NY Labor Law Wage Notice Claim Survives Dismissal

In Cunliffe v. Sandberg, No. 150610/2022, 2022 WL 2343202 (N.Y. Sup Ct, New York County June 28, 2022), the court, inter alia, denied defendant’s motion to dismiss plaintiff’s claim that defendant failed to comply with the New York Labor Law’s wage notice requirement, codified at NYLL § 195(3). (I addressed that portion of the court’s decision which denied defendant’s motion to dismiss plaintiff’s claim of color discrimination, under the New York State Human Rights Law, here.)

From the decision:

As to plaintiff’s Second Cause of Action, NYLL § 195(3) requires employers to “furnish each employee with a statement with every payment of wages” listing specific information, including dates of work and rates of pay. For employees not exempt from overtime compensation, this wage statement must include “the number of regular hours worked, and the number of overtime hours worked” (id.).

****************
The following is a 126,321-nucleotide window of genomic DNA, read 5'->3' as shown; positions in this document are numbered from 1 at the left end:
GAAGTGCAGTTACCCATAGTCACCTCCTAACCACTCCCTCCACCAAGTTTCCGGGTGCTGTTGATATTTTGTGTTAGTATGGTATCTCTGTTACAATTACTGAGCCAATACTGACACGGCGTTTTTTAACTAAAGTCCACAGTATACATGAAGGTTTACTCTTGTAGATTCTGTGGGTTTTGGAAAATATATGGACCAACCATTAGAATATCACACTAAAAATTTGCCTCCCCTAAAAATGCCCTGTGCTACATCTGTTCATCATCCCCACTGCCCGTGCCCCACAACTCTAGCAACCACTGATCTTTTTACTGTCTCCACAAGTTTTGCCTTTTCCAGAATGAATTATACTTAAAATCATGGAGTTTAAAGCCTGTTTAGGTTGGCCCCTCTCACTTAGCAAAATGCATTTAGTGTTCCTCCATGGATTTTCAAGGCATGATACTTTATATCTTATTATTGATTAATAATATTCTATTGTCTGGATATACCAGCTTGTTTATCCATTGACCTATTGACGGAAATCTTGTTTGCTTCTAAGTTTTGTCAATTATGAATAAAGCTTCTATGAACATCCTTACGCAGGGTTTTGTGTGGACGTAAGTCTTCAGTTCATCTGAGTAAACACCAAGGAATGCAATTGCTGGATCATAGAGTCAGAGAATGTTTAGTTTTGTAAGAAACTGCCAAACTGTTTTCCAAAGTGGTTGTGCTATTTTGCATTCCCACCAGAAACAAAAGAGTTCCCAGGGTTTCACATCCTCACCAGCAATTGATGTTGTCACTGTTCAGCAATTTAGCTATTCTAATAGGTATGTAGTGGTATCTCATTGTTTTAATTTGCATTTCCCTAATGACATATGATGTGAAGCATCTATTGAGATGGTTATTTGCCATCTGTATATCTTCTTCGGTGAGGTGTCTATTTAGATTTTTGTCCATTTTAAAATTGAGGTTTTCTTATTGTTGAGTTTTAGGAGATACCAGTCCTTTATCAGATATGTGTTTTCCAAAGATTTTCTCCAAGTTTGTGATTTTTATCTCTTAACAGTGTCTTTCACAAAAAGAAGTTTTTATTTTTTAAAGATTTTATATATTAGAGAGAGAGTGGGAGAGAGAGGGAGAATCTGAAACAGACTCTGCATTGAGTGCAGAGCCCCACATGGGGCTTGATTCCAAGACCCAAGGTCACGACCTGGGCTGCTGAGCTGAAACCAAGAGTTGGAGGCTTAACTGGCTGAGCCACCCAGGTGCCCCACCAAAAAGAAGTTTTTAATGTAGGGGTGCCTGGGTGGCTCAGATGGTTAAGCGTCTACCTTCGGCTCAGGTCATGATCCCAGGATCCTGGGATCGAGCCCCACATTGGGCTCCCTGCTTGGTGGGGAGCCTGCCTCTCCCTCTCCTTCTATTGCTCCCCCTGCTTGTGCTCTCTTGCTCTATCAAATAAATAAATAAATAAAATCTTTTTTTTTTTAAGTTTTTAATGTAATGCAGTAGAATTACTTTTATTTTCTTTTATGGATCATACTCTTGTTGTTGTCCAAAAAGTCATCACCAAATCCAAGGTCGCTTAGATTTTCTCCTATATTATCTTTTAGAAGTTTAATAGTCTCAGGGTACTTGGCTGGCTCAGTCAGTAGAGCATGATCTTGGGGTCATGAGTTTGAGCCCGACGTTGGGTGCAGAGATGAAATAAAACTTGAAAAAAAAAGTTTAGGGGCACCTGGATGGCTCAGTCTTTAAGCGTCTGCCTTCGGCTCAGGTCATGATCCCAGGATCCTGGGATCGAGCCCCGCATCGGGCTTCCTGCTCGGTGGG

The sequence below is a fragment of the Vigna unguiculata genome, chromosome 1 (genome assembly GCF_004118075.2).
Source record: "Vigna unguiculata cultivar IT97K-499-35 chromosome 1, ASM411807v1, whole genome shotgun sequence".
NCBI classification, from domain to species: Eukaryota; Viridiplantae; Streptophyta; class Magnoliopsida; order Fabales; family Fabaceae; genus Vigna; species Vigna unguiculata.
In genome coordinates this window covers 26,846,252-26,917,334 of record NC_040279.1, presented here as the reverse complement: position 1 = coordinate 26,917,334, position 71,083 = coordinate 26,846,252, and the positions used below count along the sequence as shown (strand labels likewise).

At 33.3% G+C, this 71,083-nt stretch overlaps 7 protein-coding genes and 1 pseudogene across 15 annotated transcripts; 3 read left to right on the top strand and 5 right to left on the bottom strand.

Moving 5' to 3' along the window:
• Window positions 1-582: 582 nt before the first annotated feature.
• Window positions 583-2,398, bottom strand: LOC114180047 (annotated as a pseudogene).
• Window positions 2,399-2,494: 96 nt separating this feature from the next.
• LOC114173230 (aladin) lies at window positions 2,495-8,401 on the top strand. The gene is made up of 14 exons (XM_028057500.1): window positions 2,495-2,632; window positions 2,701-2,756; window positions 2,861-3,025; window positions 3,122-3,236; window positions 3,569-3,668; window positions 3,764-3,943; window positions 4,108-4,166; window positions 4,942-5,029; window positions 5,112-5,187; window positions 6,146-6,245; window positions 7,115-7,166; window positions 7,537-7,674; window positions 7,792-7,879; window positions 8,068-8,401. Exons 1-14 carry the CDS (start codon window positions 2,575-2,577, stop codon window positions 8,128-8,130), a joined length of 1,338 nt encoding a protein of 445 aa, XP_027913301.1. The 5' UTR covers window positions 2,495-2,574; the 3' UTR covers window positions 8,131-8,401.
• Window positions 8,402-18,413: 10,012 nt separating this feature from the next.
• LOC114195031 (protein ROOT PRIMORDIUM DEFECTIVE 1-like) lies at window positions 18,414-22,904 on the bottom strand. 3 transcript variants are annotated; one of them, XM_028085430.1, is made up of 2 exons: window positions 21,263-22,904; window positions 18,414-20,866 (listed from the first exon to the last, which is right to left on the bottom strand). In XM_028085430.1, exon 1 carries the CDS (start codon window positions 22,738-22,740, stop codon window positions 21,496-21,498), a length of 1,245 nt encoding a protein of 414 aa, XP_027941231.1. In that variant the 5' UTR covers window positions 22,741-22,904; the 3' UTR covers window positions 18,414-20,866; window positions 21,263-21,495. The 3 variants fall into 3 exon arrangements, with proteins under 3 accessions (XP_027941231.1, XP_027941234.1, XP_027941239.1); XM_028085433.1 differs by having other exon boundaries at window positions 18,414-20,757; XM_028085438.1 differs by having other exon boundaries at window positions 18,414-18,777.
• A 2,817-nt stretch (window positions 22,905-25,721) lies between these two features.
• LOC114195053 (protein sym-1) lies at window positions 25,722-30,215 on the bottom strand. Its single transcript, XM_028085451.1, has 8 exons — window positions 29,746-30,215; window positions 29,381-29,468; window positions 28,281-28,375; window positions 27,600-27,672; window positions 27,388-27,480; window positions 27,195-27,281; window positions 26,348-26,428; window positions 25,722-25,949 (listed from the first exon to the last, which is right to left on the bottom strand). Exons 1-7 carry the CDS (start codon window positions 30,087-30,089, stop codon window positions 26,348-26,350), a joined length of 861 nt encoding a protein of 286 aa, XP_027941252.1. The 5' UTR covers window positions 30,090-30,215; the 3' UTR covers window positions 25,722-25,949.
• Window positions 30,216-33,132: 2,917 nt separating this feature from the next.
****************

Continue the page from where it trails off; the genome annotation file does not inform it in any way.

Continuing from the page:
Defendant argues that it complied with the requirements of § 195(3) simply by furnishing the wage statements regardless of their accuracy. However, courts have interpreted § 195(3) as requiring employers to furnish accurate wage statements that reflect the number of hours actually worked (see Copper v Cavalry Staffing, LLC, 132 F Supp 3d 460, 468 [EDNY 2015]; Rojas v Splendor Landscape Designs Ltd., 268 F Supp 3d 405, 413 [EDNY 2017]). Accepting the facts alleged in the complaint as true, plaintiff alleges an average of three hours per week that are not accounted for on the wage statements. Plaintiff has thus stated a claim for a violation of NYLL § 195(3) for furnishing inaccurate wage statements. Moreover, defendant’s reliance on Gardner v D&D Elec. Const. Co. Inc., 2019 N.Y. Slip Op. 32389[U] [N.Y. Sup Ct, New York County 2019] is unavailing. In Gardner, the court granted the motion to dismiss where paystubs submitted by the defendant utterly refuted plaintiff’s claim that the wage statements lacked statutorily required information. Here, even if the wage statements constitute documentary evidence, they cannot utterly refute plaintiff’s allegation that she worked additional unscheduled hours that are not accounted for on the wage statements.

Accordingly, the court denied this branch of defendant’s motion.

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